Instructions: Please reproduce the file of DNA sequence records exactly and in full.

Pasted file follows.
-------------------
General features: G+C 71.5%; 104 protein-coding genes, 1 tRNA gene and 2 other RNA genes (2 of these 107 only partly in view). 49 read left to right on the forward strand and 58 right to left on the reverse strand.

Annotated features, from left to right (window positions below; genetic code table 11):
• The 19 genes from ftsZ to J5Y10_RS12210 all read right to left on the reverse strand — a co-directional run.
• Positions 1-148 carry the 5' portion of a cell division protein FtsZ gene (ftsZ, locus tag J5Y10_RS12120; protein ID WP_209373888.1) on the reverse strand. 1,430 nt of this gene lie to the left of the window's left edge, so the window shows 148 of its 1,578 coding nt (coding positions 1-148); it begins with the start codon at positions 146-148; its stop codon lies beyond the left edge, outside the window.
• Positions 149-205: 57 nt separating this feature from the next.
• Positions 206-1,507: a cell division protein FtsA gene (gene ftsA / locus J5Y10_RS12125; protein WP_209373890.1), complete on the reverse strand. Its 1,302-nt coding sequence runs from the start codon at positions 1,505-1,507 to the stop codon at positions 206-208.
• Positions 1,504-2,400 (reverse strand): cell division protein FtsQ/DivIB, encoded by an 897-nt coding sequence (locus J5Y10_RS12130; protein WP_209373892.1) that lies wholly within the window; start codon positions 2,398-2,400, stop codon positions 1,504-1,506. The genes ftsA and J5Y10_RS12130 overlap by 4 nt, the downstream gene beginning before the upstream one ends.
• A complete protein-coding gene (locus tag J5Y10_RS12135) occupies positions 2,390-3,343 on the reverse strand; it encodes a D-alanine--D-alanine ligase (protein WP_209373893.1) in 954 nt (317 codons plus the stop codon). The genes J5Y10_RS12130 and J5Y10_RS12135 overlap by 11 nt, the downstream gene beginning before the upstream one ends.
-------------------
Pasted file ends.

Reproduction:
General features: G+C 71.5%; 104 protein-coding genes, 1 tRNA gene and 2 other RNA genes (2 of these 107 only partly in view). 49 read left to right on the forward strand and 58 right to left on the reverse strand.

Annotated features, from left to right (window positions below; genetic code table 11):
• The 19 genes from ftsZ to J5Y10_RS12210 all read right to left on the reverse strand — a co-directional run.
• Positions 1-148 carry the 5' portion of a cell division protein FtsZ gene (ftsZ, locus tag J5Y10_RS12120; protein ID WP_209373888.1) on the reverse strand. 1,430 nt of this gene lie to the left of the window's left edge, so the window shows 148 of its 1,578 coding nt (coding positions 1-148); it begins with the start codon at positions 146-148; its stop codon lies beyond the left edge, outside the window.
• Positions 149-205: 57 nt separating this feature from the next.
• Positions 206-1,507: a cell division protein FtsA gene (gene ftsA / locus J5Y10_RS12125; protein WP_209373890.1), complete on the reverse strand. Its 1,302-nt coding sequence runs from the start codon at positions 1,505-1,507 to the stop codon at positions 206-208.
• Positions 1,504-2,400 (reverse strand): cell division protein FtsQ/DivIB, encoded by an 897-nt coding sequence (locus J5Y10_RS12130; protein WP_209373892.1) that lies wholly within the window; start codon positions 2,398-2,400, stop codon positions 1,504-1,506. The genes ftsA and J5Y10_RS12130 overlap by 4 nt, the downstream gene beginning before the upstream one ends.
• A complete protein-coding gene (locus tag J5Y10_RS12135) occupies positions 2,390-3,343 on the reverse strand; it encodes a D-alanine--D-alanine ligase (protein WP_209373893.1) in 954 nt (317 codons plus the stop codon). The genes J5Y10_RS12130 and J5Y10_RS12135 overlap by 11 nt, the downstream gene beginning before the upstream one ends.